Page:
Monday, December 29, 2014

WAIT: Why I Included the Sex Scene

Filmmaking is all about challenges. When I set out on a new project, I’m always thinking of ways to test myself. And I’m not talking about the common challenges that plague most every shoot (money, schedules), or the technical challenges that can enhance the material (long tracking shots, fancy lighting). Moreover, I’m talking about challenges with the material. For example, early in the process of writing and developing my first feature film, Wait, sex was something I couldn’t get out of my mind.

To back up. I’m not a fan of sex scenes in movies. I’ve been very critical of them on this blog, and here’s why. I find sex scenes dull, or smutty for the sake of being smutty, or laughably inaccurate, and/or completely unnecessary. Most films use sex as nothing more than filler between two scenes. I’m left sitting there, wondering when the movie is actually going to get back to its story. Some use it as a marketing ploy – Come see (insert notable actress) bare all for the first time! – and the like. Most sex scenes are also chiefly concerned with the male character’s motivations. What’s he thinking? What does this act of sex say about him?

There are exceptions, of course. Many well made films include sex scenes that are vital to their story (I wrote about ten here). And with that in mind, sex was always part of the equation for Wait. I realized very early on that in order to tell the raw and emotionally complex love story that I wanted to tell, sex had to be involved. But if it had to be involved, then it had to be necessary.


A few months ago, an unedited clip (embedded above) of a sex scene from Joe Carnahan’s film Stretch went viral. The footage shows actors Patrick Wilson and Brooklyn Decker having simulated sex in a tight two-shot. Although the scene is short and meant to be humorous (which it is, in the final film), I was shocked the first time I watched it. For one, Decker (despite her nervous laughter) seems mortified by what’s going on. It’s easy to see why. Listen to Carnahan in the background eagerly blurting out direction: “Hey bro,” Carnahan says to Wilson, “I’m gonna let Rick James teach you the rhythm!” Cue Rick James, blaring away. Carnahan calls action, the music cuts out, and Wilson and Decker execute the scene. The scene ends, and Carnahan immediately yells “GREAT fucking!” (which, admittedly, seems like verbal bait from Wilson). Then, while Wilson is getting sprayed down for another take, Carnahan approaches the actors and offers some specific direction, referring to Decker as “babe” whenever he talks to her.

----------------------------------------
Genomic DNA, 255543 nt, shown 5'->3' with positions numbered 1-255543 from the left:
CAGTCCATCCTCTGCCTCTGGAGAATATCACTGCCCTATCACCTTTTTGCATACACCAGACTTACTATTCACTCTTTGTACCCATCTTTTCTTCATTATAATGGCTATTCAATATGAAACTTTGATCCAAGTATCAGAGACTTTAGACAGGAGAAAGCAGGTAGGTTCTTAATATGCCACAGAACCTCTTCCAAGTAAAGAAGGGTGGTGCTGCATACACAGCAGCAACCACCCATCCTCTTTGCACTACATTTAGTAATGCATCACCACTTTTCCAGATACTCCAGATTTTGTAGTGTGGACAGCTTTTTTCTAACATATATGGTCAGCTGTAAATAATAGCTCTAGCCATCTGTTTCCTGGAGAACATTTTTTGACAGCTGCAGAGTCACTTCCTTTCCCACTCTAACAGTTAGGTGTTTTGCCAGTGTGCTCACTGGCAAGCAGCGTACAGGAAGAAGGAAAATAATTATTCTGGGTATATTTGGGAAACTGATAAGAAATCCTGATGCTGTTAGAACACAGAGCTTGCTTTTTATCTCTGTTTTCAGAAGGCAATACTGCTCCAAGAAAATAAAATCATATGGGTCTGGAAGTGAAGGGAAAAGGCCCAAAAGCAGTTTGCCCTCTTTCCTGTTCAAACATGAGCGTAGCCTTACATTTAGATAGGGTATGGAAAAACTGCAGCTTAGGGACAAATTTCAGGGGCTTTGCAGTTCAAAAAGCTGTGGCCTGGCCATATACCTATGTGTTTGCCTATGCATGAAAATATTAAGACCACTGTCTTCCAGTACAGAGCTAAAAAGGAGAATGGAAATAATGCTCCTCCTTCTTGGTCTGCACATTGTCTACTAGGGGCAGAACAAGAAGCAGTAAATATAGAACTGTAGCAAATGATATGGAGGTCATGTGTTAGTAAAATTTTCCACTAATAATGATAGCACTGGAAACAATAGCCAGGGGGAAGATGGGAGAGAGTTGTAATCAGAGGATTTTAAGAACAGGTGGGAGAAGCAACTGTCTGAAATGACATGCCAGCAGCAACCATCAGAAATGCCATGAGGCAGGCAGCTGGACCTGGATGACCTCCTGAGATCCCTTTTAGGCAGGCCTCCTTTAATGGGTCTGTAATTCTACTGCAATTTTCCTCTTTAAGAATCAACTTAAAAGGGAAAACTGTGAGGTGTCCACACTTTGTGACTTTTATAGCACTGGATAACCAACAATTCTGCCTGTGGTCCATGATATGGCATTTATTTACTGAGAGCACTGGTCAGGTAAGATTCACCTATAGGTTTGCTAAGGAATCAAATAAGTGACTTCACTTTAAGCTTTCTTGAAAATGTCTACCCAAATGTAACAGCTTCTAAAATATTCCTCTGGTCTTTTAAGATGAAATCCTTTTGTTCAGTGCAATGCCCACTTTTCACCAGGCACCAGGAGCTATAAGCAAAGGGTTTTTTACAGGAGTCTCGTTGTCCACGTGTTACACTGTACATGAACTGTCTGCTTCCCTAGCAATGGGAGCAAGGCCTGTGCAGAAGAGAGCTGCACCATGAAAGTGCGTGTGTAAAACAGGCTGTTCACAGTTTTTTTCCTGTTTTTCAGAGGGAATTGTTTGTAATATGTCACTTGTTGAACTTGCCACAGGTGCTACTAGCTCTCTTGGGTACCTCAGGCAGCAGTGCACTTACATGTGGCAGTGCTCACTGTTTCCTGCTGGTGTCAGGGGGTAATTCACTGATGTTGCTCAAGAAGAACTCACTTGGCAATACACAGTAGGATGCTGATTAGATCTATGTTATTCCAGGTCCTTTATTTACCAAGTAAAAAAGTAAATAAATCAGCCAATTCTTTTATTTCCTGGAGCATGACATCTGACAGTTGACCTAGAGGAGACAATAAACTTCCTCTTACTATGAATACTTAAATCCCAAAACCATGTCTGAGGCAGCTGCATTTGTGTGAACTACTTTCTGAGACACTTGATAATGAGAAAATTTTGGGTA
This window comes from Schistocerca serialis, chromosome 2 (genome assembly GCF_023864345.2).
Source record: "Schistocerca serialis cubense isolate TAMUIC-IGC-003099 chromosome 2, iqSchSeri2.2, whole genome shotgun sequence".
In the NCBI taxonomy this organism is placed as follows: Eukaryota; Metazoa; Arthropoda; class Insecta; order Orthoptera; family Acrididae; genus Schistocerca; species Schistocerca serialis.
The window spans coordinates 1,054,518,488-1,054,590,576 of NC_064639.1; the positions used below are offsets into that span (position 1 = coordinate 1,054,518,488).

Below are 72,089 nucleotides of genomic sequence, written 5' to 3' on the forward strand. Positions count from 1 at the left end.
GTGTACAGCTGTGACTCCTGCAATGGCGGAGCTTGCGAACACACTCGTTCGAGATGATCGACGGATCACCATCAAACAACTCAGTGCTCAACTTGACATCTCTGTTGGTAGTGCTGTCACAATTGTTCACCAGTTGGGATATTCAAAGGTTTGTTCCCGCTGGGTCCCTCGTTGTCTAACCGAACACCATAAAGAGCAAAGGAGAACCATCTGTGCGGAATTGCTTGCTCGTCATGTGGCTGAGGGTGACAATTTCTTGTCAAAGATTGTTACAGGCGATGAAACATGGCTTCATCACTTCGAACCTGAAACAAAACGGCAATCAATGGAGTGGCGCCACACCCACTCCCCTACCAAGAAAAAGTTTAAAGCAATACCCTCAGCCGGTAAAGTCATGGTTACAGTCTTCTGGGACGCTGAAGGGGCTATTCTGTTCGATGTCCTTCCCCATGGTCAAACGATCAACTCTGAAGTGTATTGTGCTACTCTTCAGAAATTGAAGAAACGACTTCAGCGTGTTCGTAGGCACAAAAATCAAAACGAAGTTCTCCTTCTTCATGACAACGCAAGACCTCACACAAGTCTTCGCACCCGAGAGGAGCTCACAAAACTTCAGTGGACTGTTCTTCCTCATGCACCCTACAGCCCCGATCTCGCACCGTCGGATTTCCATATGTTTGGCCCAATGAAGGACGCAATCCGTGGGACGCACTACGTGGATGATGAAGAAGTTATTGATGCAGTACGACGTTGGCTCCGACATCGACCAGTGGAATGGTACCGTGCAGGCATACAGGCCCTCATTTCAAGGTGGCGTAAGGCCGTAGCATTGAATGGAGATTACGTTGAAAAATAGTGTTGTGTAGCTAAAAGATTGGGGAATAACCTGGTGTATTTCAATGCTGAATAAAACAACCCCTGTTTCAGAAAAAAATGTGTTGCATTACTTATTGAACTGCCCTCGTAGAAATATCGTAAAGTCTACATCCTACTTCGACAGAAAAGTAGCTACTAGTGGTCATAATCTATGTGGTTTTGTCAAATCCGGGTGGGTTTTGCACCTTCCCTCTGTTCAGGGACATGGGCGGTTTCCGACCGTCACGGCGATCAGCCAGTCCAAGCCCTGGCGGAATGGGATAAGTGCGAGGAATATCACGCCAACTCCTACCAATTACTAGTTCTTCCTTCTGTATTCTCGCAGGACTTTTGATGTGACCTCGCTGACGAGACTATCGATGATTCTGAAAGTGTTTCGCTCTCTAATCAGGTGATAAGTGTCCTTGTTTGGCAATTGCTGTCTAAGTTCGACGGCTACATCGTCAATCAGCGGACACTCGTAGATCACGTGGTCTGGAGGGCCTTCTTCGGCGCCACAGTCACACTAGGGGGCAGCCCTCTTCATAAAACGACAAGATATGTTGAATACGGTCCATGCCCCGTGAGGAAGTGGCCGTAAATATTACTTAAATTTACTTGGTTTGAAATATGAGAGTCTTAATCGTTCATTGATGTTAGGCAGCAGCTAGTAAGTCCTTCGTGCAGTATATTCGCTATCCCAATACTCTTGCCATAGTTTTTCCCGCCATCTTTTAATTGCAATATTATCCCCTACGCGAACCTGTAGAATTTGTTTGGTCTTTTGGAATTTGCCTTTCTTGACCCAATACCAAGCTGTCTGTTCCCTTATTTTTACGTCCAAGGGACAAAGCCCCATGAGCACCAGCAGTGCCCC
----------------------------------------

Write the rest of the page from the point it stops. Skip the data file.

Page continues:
Don’t get me wrong, I respect Joe Carnahan as a director (most modern cop thrillers pale in comparison to his Narc), and I’m a great admirer of Patrick Wilson’s work. But that clip is a goddamn mess. The scene itself is fine – it’s a humorous moment in a fun and purposefully absurd movie – but the way in which it was shot is, to me, a disaster.

After viewing the clip, I shared it around, mostly with actors I know or have worked with. I sent the clip via email, subject line: “Please tell me it isn’t always this bad…” To my horror, every actress said the clip was tame in comparison to what they’ve experienced during similar scenes. One actress told me that during a sexual assault scene she acted in, the director took away her lines seconds before they shot the scene, thereby making it seem like her character was consenting to the assault. Another actress told me that on the day of her love scene, the director demanded that it now be shot with both actors fully nude, which had not been stipulated in the script or her contract. She refused, and he threatened to fire her. I heard dozens of stories like these. And there were two common threads in almost all of them: insensitive directors, and supportive male co-stars. The directors were universally demanding and rude, while the male actor in the scene was considerate and empathetic.
Most of the actresses also mentioned that during their love scenes, there were entirely too many people on set. Sex scenes are typically shot on a closed set, which means that the only people present during filming are the people who actually need to be there. The actors, the director (unless he or she is off set, watching the scene on a monitor), the cinematographer, the camera operator, the sound mixer – on a small indie film, we’re talking six people (give or take) on set during a love scene. But there’s often more, and no matter how many people are on set, you can guarantee at least twice as many are watching the footage on monitors in another room.